The mood of the story is one of surrealism and black humor. Here is an old man selling love potions and undetectable poisons in the wide open in a shop in modern Manhattan. He must be well known because he has been recommended to the young man who enters.
"Is it true," asked Alan, "that you have a certain mixture that has--er--quite extraordinary effects?"
New York is such a big and populous city that it just seems remotely possible that there could be someone somewhere who would be dealing in love potions and undetectable poisons. The old man knows what Alan Austen is looking for, but he introduces a different item immediately.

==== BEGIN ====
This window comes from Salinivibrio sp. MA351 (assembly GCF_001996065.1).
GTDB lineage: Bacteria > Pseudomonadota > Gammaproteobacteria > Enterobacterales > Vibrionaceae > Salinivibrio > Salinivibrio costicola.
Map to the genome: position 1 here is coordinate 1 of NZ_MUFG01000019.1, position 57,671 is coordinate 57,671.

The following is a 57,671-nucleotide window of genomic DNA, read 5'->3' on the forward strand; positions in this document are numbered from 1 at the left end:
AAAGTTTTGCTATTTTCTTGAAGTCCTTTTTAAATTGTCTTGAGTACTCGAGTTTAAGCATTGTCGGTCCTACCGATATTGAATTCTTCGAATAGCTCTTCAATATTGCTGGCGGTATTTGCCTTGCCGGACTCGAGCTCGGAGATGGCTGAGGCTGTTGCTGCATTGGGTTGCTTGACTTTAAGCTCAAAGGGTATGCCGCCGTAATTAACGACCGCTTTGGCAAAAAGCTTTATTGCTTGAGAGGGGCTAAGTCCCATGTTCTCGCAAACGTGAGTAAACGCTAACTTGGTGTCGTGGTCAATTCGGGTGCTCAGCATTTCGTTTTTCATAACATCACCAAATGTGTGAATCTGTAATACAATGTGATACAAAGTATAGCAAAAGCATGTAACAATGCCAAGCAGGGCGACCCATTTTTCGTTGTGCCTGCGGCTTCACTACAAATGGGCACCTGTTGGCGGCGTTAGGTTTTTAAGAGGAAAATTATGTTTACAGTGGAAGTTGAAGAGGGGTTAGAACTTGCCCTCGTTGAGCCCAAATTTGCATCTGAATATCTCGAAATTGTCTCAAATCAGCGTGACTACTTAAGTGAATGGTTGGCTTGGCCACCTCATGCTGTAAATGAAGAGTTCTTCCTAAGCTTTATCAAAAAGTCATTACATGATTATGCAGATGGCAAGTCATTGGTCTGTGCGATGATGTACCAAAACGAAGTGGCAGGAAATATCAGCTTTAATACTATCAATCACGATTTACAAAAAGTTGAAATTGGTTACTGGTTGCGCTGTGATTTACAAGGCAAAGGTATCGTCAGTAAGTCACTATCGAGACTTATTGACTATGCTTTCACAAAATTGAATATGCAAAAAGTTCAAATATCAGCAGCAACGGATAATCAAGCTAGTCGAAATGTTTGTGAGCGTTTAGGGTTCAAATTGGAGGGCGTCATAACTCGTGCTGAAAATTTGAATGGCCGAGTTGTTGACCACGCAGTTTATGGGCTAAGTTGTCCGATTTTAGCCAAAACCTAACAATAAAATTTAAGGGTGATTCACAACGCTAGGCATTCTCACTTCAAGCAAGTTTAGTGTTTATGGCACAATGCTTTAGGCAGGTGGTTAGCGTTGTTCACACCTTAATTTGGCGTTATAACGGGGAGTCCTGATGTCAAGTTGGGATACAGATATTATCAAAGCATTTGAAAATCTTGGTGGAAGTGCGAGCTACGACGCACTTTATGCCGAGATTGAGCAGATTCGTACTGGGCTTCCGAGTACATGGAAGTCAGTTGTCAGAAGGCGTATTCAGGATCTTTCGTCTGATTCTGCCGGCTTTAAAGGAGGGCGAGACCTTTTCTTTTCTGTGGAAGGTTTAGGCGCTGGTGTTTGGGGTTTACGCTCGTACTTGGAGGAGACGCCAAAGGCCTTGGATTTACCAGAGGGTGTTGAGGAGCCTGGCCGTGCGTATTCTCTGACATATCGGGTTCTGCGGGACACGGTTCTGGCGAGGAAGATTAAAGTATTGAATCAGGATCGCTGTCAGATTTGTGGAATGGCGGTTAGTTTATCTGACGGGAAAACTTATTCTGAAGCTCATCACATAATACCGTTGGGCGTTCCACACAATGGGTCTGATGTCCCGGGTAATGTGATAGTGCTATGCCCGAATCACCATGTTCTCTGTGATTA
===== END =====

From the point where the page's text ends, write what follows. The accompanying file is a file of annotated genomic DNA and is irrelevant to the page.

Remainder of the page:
"Here, for example," interrupted the old man, reaching for a bottle from the shelf. "Here is a liquid as colorless as water, almost tasteless, quite imperceptible in coffee, milk, wine, or any other beverage. It is also quite imperceptible to any known method of autopsy."
Throughout the story the old man makes allusions to this colorless liquid. He calls it a...
(The entire section contains 584 words.)